1- “Citizenship Handbook” is very luxurious and quite close to an artistic catalog, not accessible to the ordinary citizen, why was this elitist choice taken?
Yes, the Handbook is printed elegantly, but not at all luxurious, and this is a technical and intellectual choice.
Firstly, on a technical level, we had three types of texts: the main text containing the primary material, an explanatory text including material related to the primary material and which helps explain it but cannot be included in it, and finally an annex including selected material from general references which clarifies and simplifies the primary material and makes it easy to remember. We had to distinguish between these three levels, so we did this through colors.
Secondly, we were aiming for a working tool handbook that the readers could constantly use as reference, and write their remarks in it, all this in conditions not being ideal for reading, justifies the need for the handbook to be of quality paper which is not easily perishable, therefore we decided to increase the grammage of the papers, but with no exaggeration. Whereas at the intellectual level, it was a deliberate choice for the handbook to be aesthetic, as it is widely known that the beauty of an educational book attracts the readers, and we did not want the Handbook to be unattractive to its readers.
Finally, allow me to strongly object on the fact that the luxurious look of the handbook makes it “not accessible to the ordinary citizen”; this fact is only applicable when the book is for sale, making its price higher due to the higher costs, but when the book is distributed free of charge and as many copies as desired, what makes it then not accessible to the ordinary citizen?
The book/handbook was issued less than two months ago, and we distributed, until now, around five hundred copies, and it will be available electronically on the website starting next month, we are also working on printing more copies in order not to run out once the first one thousand five hundred copies are distributed. So how could you stigmatize the book as “elitist”? In all cases, what is wrong with producing a beautiful educational book, if this does not affect its content, its distribution or the reading quality?
2- One of the most important aspects of the regional revolutions is that they started from the streets, from the bottom, and its spontaneous and simple claims for the most important meanings of citizenship; dignity, equality, freedom and participatory approach, outside of all the different theoretical and superior framework, what is the need for such a framework now in your opinion?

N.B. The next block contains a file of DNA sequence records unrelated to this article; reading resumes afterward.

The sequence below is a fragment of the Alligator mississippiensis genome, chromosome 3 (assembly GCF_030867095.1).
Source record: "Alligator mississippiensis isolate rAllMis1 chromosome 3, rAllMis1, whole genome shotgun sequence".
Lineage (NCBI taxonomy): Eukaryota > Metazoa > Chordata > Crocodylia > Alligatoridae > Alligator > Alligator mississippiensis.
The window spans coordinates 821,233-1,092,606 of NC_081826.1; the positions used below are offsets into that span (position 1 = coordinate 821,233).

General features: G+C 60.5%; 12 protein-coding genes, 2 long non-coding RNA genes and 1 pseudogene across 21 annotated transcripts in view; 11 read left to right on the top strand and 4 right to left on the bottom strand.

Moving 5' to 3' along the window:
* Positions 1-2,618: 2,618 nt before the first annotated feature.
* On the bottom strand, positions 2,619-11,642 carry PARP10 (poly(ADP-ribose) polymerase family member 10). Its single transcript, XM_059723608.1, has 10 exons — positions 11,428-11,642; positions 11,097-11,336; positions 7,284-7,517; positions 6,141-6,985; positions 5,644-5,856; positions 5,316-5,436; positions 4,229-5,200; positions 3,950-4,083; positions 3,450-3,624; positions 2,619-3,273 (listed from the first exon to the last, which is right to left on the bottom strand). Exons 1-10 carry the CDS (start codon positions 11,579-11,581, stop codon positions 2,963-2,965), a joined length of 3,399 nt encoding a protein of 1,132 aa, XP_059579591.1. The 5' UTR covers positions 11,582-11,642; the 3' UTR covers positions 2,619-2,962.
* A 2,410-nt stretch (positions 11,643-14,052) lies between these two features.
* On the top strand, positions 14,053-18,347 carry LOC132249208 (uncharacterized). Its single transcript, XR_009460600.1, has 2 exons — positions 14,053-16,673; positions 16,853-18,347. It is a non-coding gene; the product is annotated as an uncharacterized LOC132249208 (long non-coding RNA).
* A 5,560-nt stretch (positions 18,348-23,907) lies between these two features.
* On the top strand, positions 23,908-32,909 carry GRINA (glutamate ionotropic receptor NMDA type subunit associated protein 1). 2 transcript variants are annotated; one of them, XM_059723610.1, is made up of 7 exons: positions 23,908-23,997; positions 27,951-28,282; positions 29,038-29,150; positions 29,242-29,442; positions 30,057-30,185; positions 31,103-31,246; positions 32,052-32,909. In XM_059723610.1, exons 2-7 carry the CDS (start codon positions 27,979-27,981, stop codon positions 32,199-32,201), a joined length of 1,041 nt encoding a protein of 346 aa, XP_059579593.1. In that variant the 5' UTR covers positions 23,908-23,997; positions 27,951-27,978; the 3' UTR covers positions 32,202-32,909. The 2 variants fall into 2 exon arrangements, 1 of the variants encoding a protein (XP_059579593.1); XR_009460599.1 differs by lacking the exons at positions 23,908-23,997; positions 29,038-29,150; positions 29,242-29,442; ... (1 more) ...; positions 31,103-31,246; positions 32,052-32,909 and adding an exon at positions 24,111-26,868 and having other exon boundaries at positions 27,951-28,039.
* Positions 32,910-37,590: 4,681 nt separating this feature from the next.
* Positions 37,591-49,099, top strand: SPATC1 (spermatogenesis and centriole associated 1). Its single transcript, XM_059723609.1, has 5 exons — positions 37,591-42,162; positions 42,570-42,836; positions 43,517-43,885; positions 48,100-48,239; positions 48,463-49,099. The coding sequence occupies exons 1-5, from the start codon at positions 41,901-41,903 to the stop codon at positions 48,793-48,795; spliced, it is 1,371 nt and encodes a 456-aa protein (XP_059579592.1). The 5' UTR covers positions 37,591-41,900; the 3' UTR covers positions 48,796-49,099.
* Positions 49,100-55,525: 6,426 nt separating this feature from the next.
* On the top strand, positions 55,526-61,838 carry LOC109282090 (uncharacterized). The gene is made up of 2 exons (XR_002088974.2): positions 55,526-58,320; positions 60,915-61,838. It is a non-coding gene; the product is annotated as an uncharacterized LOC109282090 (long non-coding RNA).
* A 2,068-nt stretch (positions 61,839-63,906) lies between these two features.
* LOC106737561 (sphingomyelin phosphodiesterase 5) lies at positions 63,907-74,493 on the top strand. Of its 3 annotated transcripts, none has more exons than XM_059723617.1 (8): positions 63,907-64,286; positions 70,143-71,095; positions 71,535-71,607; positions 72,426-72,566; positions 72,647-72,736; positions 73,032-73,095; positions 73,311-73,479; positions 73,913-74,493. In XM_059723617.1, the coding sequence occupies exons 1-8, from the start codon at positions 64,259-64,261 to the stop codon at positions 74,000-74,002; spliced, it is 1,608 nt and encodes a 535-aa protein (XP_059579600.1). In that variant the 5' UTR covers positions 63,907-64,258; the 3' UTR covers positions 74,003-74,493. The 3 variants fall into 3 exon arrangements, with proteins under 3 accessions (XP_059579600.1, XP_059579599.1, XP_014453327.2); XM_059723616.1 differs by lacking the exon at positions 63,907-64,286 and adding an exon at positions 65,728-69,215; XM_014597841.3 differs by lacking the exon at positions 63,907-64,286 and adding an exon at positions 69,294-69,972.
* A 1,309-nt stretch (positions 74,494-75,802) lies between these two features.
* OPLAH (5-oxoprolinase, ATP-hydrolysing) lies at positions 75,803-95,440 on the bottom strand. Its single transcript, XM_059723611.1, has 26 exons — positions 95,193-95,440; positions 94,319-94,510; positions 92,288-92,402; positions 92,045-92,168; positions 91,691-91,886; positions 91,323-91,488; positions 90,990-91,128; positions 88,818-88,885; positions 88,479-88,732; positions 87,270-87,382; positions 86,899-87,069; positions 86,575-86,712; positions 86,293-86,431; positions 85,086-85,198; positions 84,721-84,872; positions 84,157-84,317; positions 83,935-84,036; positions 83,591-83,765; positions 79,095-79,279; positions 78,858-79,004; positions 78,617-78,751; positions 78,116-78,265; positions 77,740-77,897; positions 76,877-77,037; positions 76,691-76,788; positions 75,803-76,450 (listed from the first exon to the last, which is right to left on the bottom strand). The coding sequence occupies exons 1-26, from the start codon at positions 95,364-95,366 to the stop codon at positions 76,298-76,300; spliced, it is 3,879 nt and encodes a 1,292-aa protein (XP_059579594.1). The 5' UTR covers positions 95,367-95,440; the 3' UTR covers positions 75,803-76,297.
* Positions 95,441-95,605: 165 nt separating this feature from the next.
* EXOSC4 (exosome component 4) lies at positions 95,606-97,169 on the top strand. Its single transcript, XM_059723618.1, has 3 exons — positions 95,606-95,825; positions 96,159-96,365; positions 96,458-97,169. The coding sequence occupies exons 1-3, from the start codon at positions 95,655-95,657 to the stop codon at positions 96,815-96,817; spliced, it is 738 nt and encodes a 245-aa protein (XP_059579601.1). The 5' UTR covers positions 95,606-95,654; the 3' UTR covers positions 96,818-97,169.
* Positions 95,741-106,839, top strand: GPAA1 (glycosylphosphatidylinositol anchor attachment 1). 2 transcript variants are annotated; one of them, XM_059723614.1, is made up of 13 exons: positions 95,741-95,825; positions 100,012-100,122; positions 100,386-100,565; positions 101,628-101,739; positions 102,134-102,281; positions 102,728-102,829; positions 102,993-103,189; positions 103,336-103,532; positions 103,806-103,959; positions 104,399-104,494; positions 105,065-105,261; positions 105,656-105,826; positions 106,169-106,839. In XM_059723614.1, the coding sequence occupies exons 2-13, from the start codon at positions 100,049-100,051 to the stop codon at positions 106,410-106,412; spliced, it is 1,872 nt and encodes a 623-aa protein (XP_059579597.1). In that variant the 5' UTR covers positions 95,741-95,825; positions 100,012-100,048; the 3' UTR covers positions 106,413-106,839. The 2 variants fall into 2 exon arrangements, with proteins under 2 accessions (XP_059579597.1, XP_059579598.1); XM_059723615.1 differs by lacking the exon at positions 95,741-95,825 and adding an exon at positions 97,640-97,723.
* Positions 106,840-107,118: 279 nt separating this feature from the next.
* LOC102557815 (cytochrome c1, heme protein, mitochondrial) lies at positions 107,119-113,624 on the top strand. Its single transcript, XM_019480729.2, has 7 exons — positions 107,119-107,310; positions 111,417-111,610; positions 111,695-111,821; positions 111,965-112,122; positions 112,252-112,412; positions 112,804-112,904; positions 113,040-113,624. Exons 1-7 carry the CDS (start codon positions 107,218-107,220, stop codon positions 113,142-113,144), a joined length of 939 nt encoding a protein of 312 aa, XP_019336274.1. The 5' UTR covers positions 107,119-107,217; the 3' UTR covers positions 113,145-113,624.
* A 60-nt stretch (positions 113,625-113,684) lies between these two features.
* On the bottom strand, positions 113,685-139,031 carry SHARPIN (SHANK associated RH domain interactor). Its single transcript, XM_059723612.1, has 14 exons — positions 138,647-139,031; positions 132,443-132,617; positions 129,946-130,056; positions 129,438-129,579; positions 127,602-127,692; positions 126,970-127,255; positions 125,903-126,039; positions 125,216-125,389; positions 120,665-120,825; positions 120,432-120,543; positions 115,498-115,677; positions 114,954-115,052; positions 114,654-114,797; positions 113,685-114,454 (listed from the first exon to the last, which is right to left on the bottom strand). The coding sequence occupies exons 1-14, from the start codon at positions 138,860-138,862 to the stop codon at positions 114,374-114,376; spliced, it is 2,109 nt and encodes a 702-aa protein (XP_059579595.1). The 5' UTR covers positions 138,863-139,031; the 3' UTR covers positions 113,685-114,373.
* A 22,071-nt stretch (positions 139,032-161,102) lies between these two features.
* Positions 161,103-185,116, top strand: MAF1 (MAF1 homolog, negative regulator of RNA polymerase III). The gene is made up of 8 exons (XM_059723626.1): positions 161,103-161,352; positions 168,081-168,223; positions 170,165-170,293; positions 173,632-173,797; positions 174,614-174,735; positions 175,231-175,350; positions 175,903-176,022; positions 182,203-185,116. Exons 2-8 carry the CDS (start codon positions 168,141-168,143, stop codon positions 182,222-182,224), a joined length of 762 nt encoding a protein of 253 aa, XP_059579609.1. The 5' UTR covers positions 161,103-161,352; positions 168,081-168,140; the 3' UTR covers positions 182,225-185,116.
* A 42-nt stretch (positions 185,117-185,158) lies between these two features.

First, I completely agree with you that the revolutions in the region was in its inception, a citizenship uprising by excellence, even if it did not claim, directly, all the four principles of citizenship: participatory approach, freedom, responsibility, and equality.
Second, Citizenship League, and I refuse to consider the handbook as a theoretical superior framework; at least we do not understand nor present it this way. The “Citizenship Handbook” is a handbook, no more, no less, in a sense that the four objectives that constitute the principles and values of citizenship and the related issues, such as secularism and the diversity management, gender, education, and identity; and that draw the challenges of building a new country, did not get any sufficient share of the explanation and clarification in the educational tracks in modern history of our region. Therefore, we wanted to present in this guide what we could to help fill this gap. Even though the handbook, in its first section, offers only a theoretical explanation, it explains in its second and “applied” section a set of exercises and skills, which deepen the explanations.
We do not claim to include in this Handbook the mechanisms to build citizenship relations, and we do not outline the form of citizenship in the future, but we say that the planning and construction need knowledge of tools and priorities and the handbook helps in owning them.
3- In the last five years, many initiatives have used and employed the term “citizenship” for several objectives within the context of the region conflict issue, how do you see your position so far and who does the “Citizenship League” represent?
The league is part of this citizenship movement in its uneven depth and its diverse areas of application. We may have succeeded in some areas or dug deep in some issues more than others, but we are proud of what the other organizations have done. Our situation is very complex, and our losses are immeasurable, every effort towards citizenship and human rights is a beneficial effort, and we consider every success, from any source, a success for us as well.
We stand with our people in their dream; to live in a state of law and citizenship. We only represent the group of activists working to build citizenship and to distribute its culture and to consider its relations as a basis to build a new country.
Exclusive Interview by the Creative Memory of the Syrian Revolution website with
Dr. Hassan Abbas the head of Citizenship League / Photo by Caroline M. Poésie.